Bear cub meets its final moments in Dillon Reservoir |

Bear cub meets its final moments in Dillon Reservoir

Paige Blankenbuehler
summit daily news

Sometime around 3:30 p.m. Monday a bear cub reportedly drowned in Dillon Reservoir. Colorado Parks and Wildlife managers were misinformed on the age of the bear which affected their response to the situation.

“If we would have known that the report of a bear in Dillon Reservoir was a cub, we would have responded differently,” said Mike Porras, parks and wildlife spokesman. “This is a very unfortunate result of miscommunication.”

Wildlife manager Sean Shepherd, who was on duty at the time of the incident, responded to a call from the Dillon Police Department, which was among spectators, the first responders to the scene.

Shepherd was reportedly “out of the area with bad cellphone service and misunderstood the situation,” according to Porras. “He was under the impression that the report of a bear in Dillon Reservoir was an adult.”

Dillon police officer Sean Gregory was the responding officer to the scene. According to Dillon police chief Steve Neumeyer, Gregory called parks and wildlife and spoke with Shepherd who advised him that if the bear was left alone, it would come ashore on its own.

Between 4-4:30, the bear cub had reportedly drowned and a wildlife manager from parks and wildlife “used a boat to pull the dead bear out of the water,” Neumeyer said.

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According to Porras, Shepherd’s response to an adult bear in the reservoir was appropriate.

“Bears are very good swimmers – We have seen them often trek long distances across the water, so an adult bear in the water is not a major cause for concern,” Porras said. “The most responsible way to react is to leave a bear alone and it will swim – if we would have known that it was a bear cub, we would have responded differently. When referring to a bear, it is unclear unless someone describes it explicitly as a cub.”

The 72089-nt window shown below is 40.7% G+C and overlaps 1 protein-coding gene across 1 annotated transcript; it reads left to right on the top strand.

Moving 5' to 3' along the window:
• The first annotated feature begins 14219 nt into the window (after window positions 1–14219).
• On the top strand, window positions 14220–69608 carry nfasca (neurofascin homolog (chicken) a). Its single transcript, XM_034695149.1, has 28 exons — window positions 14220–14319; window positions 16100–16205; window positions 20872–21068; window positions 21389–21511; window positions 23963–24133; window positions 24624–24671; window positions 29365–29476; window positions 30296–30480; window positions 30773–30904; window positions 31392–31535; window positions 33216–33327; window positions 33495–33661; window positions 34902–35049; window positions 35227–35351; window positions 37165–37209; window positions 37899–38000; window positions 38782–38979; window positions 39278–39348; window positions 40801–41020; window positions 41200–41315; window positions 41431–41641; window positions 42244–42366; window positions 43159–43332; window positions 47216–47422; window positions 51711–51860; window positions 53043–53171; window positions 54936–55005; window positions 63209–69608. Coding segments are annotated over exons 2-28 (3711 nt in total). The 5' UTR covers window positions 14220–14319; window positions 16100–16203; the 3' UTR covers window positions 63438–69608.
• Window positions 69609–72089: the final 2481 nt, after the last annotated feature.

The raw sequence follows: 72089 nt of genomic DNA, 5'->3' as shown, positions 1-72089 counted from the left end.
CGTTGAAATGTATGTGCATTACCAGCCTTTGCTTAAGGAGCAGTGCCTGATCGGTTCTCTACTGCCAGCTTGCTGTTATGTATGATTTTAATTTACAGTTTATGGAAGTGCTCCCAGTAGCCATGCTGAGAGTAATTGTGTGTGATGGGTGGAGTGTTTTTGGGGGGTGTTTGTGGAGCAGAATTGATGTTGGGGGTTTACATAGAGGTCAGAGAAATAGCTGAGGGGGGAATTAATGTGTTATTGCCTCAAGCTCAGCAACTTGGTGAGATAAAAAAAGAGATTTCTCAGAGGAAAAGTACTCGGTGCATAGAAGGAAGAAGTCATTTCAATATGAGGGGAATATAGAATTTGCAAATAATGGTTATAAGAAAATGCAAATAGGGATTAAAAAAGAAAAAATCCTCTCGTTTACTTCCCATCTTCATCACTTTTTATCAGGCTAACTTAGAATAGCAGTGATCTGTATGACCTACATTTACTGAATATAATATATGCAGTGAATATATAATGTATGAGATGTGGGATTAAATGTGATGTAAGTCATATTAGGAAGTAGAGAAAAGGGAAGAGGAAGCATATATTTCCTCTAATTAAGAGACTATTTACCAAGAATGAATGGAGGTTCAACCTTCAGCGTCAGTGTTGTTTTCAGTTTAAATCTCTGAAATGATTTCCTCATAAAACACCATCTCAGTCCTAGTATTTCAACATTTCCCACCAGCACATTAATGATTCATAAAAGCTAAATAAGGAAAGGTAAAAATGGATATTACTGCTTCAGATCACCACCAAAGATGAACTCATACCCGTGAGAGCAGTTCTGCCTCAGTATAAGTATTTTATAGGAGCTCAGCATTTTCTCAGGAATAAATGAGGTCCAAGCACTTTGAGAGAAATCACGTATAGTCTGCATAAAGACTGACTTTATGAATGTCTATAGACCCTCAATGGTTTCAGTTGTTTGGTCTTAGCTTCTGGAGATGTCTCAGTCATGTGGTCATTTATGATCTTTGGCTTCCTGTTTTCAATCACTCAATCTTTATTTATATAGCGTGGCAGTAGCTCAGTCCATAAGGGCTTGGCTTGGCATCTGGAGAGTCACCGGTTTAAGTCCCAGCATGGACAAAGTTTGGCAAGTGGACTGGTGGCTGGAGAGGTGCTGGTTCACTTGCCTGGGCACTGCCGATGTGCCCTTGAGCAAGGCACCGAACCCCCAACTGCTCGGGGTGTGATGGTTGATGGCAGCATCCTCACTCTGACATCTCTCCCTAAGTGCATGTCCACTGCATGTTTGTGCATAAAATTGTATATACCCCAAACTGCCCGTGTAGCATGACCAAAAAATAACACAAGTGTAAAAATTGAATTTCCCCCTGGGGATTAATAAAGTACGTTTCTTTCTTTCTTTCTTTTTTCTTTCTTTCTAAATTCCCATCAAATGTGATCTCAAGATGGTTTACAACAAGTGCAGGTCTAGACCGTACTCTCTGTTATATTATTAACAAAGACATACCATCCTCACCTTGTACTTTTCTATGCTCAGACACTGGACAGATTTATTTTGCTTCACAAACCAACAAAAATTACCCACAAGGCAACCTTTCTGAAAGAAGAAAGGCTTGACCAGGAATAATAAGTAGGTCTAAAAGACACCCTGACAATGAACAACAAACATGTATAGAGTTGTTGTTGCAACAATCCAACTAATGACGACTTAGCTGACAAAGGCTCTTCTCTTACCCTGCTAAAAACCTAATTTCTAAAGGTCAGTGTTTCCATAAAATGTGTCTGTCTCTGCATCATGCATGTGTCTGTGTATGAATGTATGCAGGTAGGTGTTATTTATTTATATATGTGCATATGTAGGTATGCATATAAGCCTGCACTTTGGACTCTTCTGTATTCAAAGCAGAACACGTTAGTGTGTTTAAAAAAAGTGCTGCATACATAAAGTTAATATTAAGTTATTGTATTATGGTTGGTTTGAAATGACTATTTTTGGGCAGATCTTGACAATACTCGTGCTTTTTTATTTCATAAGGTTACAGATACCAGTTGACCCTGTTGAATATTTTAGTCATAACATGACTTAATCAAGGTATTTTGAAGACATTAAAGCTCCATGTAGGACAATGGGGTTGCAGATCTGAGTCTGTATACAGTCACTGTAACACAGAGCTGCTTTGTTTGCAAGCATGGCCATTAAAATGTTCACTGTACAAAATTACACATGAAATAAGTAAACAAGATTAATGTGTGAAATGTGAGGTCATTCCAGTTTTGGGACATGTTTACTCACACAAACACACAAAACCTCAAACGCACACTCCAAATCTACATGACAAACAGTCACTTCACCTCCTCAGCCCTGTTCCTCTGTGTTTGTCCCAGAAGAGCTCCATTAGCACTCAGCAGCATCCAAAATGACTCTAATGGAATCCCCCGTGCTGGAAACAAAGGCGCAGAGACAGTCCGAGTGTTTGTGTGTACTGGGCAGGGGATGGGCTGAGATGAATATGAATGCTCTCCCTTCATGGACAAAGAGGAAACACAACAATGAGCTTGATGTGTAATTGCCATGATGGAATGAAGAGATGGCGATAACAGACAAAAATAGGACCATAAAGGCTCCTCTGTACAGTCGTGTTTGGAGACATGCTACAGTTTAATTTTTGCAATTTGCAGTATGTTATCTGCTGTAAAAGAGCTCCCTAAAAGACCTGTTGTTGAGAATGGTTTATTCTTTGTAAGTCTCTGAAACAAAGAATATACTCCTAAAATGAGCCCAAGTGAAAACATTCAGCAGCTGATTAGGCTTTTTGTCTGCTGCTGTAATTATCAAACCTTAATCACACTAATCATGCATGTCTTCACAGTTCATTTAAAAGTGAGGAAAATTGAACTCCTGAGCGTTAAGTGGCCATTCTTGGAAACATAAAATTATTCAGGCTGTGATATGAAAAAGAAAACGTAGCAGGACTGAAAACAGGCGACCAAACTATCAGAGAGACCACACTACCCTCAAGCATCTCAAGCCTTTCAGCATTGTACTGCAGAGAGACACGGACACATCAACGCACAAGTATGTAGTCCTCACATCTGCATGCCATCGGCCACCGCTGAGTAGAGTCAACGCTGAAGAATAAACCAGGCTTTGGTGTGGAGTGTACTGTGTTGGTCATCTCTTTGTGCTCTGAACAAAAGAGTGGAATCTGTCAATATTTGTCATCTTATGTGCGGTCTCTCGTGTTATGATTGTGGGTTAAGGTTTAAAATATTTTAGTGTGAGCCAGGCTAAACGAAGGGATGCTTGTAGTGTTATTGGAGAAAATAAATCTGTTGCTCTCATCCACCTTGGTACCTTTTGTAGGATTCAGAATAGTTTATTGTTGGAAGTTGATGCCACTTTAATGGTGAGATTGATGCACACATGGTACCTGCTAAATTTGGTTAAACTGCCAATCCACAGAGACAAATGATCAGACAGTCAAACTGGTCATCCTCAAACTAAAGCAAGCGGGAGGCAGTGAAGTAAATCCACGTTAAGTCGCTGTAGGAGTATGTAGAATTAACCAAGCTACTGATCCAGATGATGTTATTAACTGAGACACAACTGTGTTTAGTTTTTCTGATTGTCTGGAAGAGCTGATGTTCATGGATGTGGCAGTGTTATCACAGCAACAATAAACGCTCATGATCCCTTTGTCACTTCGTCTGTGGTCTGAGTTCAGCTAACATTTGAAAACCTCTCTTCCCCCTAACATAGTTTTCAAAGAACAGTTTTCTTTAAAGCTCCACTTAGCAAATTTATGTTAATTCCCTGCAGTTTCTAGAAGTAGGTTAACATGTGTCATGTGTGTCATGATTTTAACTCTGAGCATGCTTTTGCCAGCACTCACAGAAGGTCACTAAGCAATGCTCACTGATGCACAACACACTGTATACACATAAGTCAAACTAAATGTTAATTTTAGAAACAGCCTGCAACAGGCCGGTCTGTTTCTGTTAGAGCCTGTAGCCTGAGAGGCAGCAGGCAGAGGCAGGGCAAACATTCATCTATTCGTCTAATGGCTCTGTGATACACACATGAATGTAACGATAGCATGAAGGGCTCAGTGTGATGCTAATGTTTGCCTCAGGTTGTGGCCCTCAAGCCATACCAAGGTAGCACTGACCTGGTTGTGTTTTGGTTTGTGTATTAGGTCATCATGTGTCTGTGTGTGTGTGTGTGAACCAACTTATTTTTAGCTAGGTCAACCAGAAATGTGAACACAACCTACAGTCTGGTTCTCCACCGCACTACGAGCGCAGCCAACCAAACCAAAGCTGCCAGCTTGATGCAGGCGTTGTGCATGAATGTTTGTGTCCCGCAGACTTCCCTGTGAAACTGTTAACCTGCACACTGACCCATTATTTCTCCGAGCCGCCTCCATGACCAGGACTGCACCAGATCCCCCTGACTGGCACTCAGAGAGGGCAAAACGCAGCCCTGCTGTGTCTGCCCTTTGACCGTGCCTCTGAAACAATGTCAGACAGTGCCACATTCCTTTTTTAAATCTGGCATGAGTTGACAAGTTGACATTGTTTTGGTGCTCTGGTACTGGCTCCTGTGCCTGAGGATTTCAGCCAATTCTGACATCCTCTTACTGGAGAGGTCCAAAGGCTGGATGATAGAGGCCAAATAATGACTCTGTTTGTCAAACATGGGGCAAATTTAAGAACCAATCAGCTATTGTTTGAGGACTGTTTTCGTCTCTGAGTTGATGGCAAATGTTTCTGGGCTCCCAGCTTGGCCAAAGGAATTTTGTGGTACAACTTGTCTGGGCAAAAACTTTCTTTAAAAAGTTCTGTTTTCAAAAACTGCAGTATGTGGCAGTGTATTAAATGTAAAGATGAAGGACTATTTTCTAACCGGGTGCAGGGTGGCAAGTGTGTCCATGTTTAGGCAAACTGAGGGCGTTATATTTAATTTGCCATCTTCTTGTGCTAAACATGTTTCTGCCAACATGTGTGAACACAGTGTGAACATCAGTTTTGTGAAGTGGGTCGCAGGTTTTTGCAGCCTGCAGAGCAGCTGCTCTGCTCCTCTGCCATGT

Wildlife manager Shepherd responded to the scene to haul the carcass of the bear cub from Dillon Reservoir.

“He was shocked and concerned when he found out that the bear was a cub,” Porras said. “He responded to the best of his ability and we would have much preferred the bear could have been saved.”

Though the response from Colorado Parks and Wildlife dealt with the removal of the dead bear cub, it is uncertain whether even a quick response time could have saved the animal.

“Shepherd was over an hour away from the location and conditions on Dillon Reservoir were very windy, so the water was choppy,” Porras. “It is likely that the bear would have had to been tranquilized in order to be recovered and that would be a difficult situation with the conditions reported on the reservoir.”

According to Porras, no reports of bear cub or mother bear sightings were reported in the days leading up to the incident.

“We have reason to believe that this bear could have been abandoned by its mother,” Porras said. “Sometimes nature, unfortunately has a way of dealing with situations like this.”